Wounds that have not healed for a long time are major challenges in healthcare that affect many people to the extent that it causes them a physical and financial burden and the leading cause of limb amputation. But a new type of multifunctional smart dressings could help solve this problem.
Dynamic and proper therapy is usually administered to inflamed wounds but identifying and tracking its healing process is not always easy. With the new smart wound dressings, its built-in sensors glow to alert patients that their wound is not healing properly so proper drugs or treatment could immediately be given to them.
Smart Wound Dressings Feature Glowing Nanosensors
According to Phys.org, the multifunctional, antimicrobial smart wound dressings have fluorescent sensors that glow under the UV light to alert the patient if an infection is starting to build up in the wound.
RMIT University researchers developed these smart wound dressings that harness the powerful antibacterial and antifungal properties of magnesium hydroxide. They noted that the smart wound dressings were as effective as silver-based ones but are cheaper to produce and would significantly advance the future of wound care.
The antimicrobial properties of the wound dressings could last for a week. Project leader Dr. Vi Khanh Truong said that it would reduce the chances of infection, which often happens with a regular bandage when it is removed to check the progress of wounds.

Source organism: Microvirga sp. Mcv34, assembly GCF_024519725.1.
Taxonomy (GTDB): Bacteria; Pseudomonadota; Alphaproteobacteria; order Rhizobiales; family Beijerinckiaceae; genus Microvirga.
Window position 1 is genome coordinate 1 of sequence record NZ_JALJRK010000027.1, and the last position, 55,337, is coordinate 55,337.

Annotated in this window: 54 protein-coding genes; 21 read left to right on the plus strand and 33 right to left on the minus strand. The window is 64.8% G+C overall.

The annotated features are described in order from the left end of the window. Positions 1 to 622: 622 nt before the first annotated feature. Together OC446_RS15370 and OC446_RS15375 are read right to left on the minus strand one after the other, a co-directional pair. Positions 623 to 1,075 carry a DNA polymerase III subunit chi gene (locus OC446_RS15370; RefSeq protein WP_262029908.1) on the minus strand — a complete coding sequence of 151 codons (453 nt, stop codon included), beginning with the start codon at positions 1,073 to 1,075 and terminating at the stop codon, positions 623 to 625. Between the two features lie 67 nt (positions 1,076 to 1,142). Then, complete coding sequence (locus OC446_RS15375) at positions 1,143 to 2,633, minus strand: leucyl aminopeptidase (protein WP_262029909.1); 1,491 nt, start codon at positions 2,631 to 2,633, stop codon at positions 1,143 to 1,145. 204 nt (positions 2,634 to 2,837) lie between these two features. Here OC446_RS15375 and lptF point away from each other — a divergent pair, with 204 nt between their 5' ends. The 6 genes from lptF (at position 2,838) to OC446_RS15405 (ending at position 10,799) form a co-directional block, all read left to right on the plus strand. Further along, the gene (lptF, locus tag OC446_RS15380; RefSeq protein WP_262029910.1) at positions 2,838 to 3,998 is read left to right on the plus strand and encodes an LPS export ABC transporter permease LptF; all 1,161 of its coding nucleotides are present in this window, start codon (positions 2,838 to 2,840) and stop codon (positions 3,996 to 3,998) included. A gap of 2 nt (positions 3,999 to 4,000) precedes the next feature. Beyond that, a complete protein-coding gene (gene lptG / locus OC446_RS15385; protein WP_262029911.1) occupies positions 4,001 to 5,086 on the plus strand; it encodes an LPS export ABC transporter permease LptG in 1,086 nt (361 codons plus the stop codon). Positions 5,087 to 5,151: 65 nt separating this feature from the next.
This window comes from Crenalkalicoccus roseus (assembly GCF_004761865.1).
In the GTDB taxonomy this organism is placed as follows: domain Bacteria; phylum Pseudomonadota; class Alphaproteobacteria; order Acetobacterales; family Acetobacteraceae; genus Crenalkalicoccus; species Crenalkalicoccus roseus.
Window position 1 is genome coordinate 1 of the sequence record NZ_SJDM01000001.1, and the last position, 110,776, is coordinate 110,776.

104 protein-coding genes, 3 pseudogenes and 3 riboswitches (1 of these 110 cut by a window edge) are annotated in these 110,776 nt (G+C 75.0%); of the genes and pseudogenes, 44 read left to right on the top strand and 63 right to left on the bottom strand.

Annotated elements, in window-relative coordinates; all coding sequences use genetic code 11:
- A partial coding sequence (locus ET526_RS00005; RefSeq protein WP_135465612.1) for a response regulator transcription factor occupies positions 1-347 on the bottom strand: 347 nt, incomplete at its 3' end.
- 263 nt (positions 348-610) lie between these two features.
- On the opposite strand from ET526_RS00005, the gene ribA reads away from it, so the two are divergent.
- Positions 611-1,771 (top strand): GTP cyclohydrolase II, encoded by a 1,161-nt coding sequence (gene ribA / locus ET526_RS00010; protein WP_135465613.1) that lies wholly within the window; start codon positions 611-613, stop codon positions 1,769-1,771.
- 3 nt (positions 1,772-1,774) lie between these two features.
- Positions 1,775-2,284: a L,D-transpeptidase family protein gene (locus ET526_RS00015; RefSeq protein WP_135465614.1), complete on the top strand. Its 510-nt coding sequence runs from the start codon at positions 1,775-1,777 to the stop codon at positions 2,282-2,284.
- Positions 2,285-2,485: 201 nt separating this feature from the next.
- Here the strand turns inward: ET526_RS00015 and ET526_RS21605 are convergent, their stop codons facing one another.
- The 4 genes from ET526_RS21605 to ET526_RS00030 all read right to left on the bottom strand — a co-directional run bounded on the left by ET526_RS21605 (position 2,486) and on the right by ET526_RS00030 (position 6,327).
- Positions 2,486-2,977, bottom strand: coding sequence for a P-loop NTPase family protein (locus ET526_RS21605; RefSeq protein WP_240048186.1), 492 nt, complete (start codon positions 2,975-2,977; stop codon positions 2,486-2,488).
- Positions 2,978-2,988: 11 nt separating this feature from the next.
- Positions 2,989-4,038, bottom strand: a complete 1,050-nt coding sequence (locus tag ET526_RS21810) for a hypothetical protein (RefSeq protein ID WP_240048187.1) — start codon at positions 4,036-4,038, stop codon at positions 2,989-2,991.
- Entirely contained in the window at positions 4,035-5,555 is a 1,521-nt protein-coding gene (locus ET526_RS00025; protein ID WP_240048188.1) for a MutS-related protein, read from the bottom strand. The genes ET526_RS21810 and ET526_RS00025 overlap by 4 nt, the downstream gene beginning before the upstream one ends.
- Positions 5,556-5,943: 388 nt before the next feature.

He added that the nanosensors monitor the infection and let the patient see if anything is going wrong, reducing the frequency of dressing changes and keeping the wounds better protected.
Smart Wound Dressings: The Future of Wound Care
The study, entitled "Fluorescent Magnesium Hydroxide Nanosheet Bandages with Tailored Properties for Biocompatible Antimicrobial Wound Dressings and pH Monitoring" published in ACS Applied Materials and Interfaces, discusses the antimicrobial properties of magnesium hydroxide in the medical field.
It is the first to develop fluorescent magnesium hydroxide nanosheets that could trace the curves of bandage fibers, according to Science Daily. The research team synthesized the nanosheets and embedded them onto nanofibers.
The team tested the nanosheets to changes in pH levels to make them ideal as sensors for tracking the wound healing process. The skin is naturally slightly acidic, but the wound is moderately alkaline.
Nanosheets would glow under UV light in alkaline environments and would fade in acidic conditions, which means that the wound is healing. The study showed that the successful integration of nanosheets to any biocompatible nanofiber could mean that it can be used in standard cotton bandages.
Laboratory tests showed that magnesium hydroxide does not pose any harm to human cells, but instead could kill disease-causing bacteria, such as the drug-resistant golden staph (Staphylococcus aureus) and Candida auris.
The team hopes future research could make the multifunctional smart wound dressings a part of the new generation of low-cost magnesium-based technologies for advanced wound care.
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